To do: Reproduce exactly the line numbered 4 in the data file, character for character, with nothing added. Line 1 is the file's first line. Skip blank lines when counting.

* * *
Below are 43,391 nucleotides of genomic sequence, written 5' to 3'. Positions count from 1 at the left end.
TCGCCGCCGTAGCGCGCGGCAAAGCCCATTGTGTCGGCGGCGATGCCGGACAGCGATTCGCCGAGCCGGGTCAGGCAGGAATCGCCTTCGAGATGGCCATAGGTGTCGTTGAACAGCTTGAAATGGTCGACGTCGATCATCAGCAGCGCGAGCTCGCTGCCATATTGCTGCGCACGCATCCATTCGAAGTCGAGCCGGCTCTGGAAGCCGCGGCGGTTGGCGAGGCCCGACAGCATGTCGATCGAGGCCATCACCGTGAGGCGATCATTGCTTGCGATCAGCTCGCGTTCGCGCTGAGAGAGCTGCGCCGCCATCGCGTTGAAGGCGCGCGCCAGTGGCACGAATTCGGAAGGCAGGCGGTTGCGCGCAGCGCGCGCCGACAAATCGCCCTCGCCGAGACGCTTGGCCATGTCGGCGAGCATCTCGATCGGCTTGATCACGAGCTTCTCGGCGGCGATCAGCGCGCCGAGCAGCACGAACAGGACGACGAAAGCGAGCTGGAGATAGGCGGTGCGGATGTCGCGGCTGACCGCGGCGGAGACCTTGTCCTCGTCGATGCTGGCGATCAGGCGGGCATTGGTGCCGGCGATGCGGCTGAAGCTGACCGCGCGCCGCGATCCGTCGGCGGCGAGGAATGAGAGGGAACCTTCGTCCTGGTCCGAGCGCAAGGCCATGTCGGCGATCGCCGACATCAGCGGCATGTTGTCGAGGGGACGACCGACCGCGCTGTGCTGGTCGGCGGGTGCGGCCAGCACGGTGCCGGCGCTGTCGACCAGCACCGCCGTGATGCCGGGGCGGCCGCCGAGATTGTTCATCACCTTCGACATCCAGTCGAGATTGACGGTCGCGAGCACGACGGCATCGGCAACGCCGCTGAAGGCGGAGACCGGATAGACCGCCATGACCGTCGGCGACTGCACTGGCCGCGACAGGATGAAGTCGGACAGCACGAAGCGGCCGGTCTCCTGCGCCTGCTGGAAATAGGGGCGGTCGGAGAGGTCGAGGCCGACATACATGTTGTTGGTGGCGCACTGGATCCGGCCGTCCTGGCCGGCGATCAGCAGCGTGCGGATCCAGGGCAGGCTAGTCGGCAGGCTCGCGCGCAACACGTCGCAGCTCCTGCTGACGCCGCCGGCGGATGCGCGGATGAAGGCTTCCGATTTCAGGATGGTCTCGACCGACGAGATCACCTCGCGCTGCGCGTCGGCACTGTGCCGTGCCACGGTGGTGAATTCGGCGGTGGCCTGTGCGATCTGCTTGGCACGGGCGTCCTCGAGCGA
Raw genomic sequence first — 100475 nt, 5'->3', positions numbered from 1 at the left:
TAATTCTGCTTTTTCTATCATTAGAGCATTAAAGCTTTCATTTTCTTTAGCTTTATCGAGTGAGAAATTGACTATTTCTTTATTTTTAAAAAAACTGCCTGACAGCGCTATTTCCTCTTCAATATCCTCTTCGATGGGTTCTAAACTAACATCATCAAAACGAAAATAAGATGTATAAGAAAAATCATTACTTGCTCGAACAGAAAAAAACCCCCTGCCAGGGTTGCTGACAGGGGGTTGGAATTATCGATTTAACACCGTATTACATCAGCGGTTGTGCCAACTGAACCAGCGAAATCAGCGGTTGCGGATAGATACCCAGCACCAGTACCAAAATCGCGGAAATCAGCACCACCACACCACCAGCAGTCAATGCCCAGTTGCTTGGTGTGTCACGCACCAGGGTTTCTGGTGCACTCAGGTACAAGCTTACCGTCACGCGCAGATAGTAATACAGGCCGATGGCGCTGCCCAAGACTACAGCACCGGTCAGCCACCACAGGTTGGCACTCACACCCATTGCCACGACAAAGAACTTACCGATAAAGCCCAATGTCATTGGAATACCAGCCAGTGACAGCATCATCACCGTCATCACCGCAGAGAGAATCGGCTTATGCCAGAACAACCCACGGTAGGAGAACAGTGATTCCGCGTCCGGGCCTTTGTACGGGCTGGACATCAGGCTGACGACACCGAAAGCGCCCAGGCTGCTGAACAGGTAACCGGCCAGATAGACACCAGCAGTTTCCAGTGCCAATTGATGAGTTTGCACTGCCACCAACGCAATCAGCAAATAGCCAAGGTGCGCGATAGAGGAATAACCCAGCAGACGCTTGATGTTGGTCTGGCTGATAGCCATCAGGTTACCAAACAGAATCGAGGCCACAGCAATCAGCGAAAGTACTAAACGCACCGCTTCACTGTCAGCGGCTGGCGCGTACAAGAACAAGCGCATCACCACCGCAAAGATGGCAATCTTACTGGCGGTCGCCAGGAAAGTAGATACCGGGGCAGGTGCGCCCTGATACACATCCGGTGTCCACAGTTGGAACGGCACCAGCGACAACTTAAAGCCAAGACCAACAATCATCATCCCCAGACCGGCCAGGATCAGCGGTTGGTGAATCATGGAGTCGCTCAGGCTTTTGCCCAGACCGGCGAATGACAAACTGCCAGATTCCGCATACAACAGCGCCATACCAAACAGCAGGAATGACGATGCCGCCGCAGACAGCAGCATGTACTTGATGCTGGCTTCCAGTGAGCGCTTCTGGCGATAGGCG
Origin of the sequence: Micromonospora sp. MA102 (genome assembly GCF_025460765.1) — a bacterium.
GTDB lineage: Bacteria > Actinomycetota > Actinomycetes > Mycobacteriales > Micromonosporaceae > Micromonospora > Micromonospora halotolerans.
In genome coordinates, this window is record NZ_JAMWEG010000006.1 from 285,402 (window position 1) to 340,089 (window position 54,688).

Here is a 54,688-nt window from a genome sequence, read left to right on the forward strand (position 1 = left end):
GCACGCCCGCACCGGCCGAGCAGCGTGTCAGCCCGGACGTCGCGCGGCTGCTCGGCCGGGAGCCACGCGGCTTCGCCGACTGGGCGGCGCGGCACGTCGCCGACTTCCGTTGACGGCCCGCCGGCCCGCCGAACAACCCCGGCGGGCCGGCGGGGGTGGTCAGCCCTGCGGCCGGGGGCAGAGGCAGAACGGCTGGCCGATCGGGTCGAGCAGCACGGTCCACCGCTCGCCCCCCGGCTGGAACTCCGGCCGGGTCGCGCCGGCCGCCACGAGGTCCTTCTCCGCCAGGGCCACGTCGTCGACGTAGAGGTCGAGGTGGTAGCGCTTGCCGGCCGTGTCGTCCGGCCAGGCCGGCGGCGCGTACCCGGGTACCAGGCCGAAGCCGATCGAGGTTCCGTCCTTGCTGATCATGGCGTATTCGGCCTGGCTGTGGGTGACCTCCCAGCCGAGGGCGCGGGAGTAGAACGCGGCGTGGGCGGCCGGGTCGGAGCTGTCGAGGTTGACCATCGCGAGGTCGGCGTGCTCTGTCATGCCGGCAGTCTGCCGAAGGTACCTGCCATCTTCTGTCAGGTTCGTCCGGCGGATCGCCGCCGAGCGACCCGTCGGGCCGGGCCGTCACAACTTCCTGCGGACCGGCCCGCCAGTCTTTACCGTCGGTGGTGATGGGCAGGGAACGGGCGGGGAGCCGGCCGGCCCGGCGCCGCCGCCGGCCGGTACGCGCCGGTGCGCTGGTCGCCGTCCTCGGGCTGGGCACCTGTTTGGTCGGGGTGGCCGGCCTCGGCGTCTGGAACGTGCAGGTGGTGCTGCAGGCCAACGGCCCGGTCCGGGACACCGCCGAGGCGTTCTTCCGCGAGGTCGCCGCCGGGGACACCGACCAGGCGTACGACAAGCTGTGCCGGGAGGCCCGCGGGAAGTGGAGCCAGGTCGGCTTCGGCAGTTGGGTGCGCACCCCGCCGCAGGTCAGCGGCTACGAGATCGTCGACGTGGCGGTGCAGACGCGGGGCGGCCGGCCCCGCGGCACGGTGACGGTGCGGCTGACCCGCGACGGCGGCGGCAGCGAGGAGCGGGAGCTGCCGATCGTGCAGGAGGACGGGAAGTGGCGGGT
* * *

TAATTCTGCTTTTTCTATCATTAGAGCATTAAAGCTTTCATTTTCTTTAGCTTTATCGAGTGAGAAATTGACTATTTCTTTATTTTTAAAAAAACTGCCTGACAGCGCTATTTCCTCTTCAATATCCTCTTCGATGGGTTCTAAACTAACATCATCAAAACGAAAATAAGATGTATAAGAAAAATCATTACTTGCTCGAACAGAAAAAAACCCCCTGCCAGGGTTGCTGACAGGGGGTTGGAATTATCGATTTAACACCGTATTACATCAGCGGTTGTGCCAACTGAACCAGCGAAATCAGCGGTTGCGGATAGATACCCAGCACCAGTACCAAAATCGCGGAAATCAGCACCACCACACCACCAGCAGTCAATGCCCAGTTGCTTGGTGTGTCACGCACCAGGGTTTCTGGTGCACTCAGGTACAAGCTTACCGTCACGCGCAGATAGTAATACAGGCCGATGGCGCTGCCCAAGACTACAGCACCGGTCAGCCACCACAGGTTGGCACTCACACCCATTGCCACGACAAAGAACTTACCGATAAAGCCCAATGTCATTGGAATACCAGCCAGTGACAGCATCATCACCGTCATCACCGCAGAGAGAATCGGCTTATGCCAGAACAACCCACGGTAGGAGAACAGTGATTCCGCGTCCGGGCCTTTGTACGGGCTGGACATCAGGCTGACGACACCGAAAGCGCCCAGGCTGCTGAACAGGTAACCGGCCAGATAGACACCAGCAGTTTCCAGTGCCAATTGATGAGTTTGCACTGCCACCAACGCAATCAGCAAATAGCCAAGGTGCGCGATAGAGGAATAACCCAGCAGACGCTTGATGTTGGTCTGGCTGATAGCCATCAGGTTACCAAACAGAATCGAGGCCACAGCAATCAGCGAAAGTACTAAACGCACCGCTTCACTGTCAGCGGCTGGCGCGTACAAGAACAAGCGCATCACCACCGCAAAGATGGCAATCTTACTGGCGGTCGCCAGGAAAGTAGATACCGGGGCAGGTGCGCCCTGATACACATCCGGTGTCCACAGTTGGAACGGCACCAGCGACAACTTAAAGCCAAGACCAACAATCATCATCCCCAGACCGGCCAGGATCAGCGGTTGGTGAATCATGGAGTCGCTCAGGCTTTTGCCCAGACCGGCGAATGACAAACTGCCAGATTCCGCATACAACAGCGCCATACCAAACAGCAGGAATGACGATGCCGCCGCAGACAGCAGCATGTACTTGATGCTGGCTTCCAGTGAGCGCTTCTGGCGATAGGCG